How about hair growth? Can it help with that? This topic is a bit more up for debate. There is little sound scientific evidence to suggest that it does, but you will see all kinds of articles on the internet claiming otherwise. The reason for this is that aloenin is a compound found in the plant that has also been shown to promote hair growth in people suffering from alopecia. But the known beneficial effects on improving hair health and decreasing hair breakage could very well be interpreted as contributing to improving hair growth.
So far, we have discussed the benefits of Aloe Vera as applied topically, but before we move on to other forms of application (ingestion), it is worth mentioning the best formulation of topical Aloe Vera to use. And here, it is fairly unanimous that the best way is to use it directly from the plant by taking a leaf, slicing it open and scooping the gel out and applying it directly to your skin or hair. For hair, massaging it through your scalp and letting it sit for 30 minutes before rinsing out is one common recommendation. If you are going to buy a commercial product, avoid those that use “Aloe Vera Extract”. These are manufactured by taking the gel from the plant, dehydrating it and then making a powder out of the dehydrated product. The powder is then rehydrated to produce the “extract”, but all of these processes have resulted in a loss of the beneficial effects of many of the active ingredients.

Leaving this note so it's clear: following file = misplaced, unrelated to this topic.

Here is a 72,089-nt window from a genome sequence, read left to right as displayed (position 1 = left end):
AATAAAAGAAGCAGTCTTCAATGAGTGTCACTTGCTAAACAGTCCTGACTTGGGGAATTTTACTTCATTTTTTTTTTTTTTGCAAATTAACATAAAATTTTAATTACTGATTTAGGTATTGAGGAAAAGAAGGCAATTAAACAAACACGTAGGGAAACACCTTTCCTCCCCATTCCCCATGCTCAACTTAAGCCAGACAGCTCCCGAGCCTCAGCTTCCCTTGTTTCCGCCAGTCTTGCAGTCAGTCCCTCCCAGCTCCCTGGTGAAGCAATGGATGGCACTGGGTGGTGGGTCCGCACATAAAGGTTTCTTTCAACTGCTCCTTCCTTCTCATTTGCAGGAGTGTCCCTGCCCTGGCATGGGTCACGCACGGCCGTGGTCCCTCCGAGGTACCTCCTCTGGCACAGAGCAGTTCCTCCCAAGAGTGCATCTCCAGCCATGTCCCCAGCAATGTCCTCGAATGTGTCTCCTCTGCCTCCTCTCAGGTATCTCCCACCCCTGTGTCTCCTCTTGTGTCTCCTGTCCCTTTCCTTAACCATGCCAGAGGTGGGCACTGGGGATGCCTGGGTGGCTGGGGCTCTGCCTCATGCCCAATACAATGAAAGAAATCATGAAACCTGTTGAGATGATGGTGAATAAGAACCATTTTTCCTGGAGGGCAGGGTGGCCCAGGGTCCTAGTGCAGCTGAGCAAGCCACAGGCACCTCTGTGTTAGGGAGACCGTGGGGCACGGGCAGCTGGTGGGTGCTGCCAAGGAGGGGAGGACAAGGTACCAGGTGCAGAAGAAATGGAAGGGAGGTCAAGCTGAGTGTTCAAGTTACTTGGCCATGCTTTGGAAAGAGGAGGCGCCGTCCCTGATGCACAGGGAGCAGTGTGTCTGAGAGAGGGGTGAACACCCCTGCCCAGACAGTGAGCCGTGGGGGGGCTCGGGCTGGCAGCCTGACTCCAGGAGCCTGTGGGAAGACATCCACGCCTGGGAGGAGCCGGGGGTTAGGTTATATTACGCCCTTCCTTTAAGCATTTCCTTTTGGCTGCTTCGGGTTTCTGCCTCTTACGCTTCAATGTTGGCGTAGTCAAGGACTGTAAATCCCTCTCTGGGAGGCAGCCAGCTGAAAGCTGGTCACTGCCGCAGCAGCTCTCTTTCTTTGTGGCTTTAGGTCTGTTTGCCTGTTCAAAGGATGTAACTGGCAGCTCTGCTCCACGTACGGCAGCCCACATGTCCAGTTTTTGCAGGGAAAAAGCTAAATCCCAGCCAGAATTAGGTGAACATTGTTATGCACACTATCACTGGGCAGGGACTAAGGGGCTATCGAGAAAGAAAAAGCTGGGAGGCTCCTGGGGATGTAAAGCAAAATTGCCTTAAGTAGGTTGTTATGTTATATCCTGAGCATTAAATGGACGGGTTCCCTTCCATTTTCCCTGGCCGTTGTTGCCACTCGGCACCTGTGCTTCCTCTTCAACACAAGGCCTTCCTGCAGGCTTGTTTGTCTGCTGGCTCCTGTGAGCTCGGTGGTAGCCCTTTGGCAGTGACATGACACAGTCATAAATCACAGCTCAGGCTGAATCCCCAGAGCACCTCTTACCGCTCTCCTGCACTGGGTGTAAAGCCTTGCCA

Now on to ingesting Aloe Vera. Though research is somewhat limited, the beneficial effects remain. One study confirmed that the daily consumption of oral Aloe sterols-containing gels significantly reduced facial wrinkles in Japanese women aged 40 years or older, and that these oral supplements were able to stimulate the collagen and hyaluronic acid production of human dermal fibroblasts (skin cells). Another control trial on men yielded similar results – Aloe sterol ingestion improved skin moisture and dermal collagen production.
Take Away Message
What are the benefits of using Aloe Vera gel for skin and hair? The gel found inside the leaves of the Aloe Vera plant are full of natural anti-inflammatories, anti-oxidants, pain relievers and other essential vitamins that make it an excellent way to treat skin ailments from sunburns to acne. It can also relieve the itchiness that results from dandruff and re-establish a healthy scalp with lustrous strong hair while removing excess oils in your hair during washing. We end with a few words of caution if you intend to take Aloe Vera gel orally. You would be advised to consult a physician if you are on any other types of medication, in particular anticoagulants that reduce blood clotting and insulin for diabetes. And finally, there is another form of Aloe Vera that has been used as a laxative, known as Aloe latex. One should avoid using Aloe latex orally as it appears to contain carcinogens and taking large quantities (1 gram per day) for several days may cause kidney damage or even be fatal.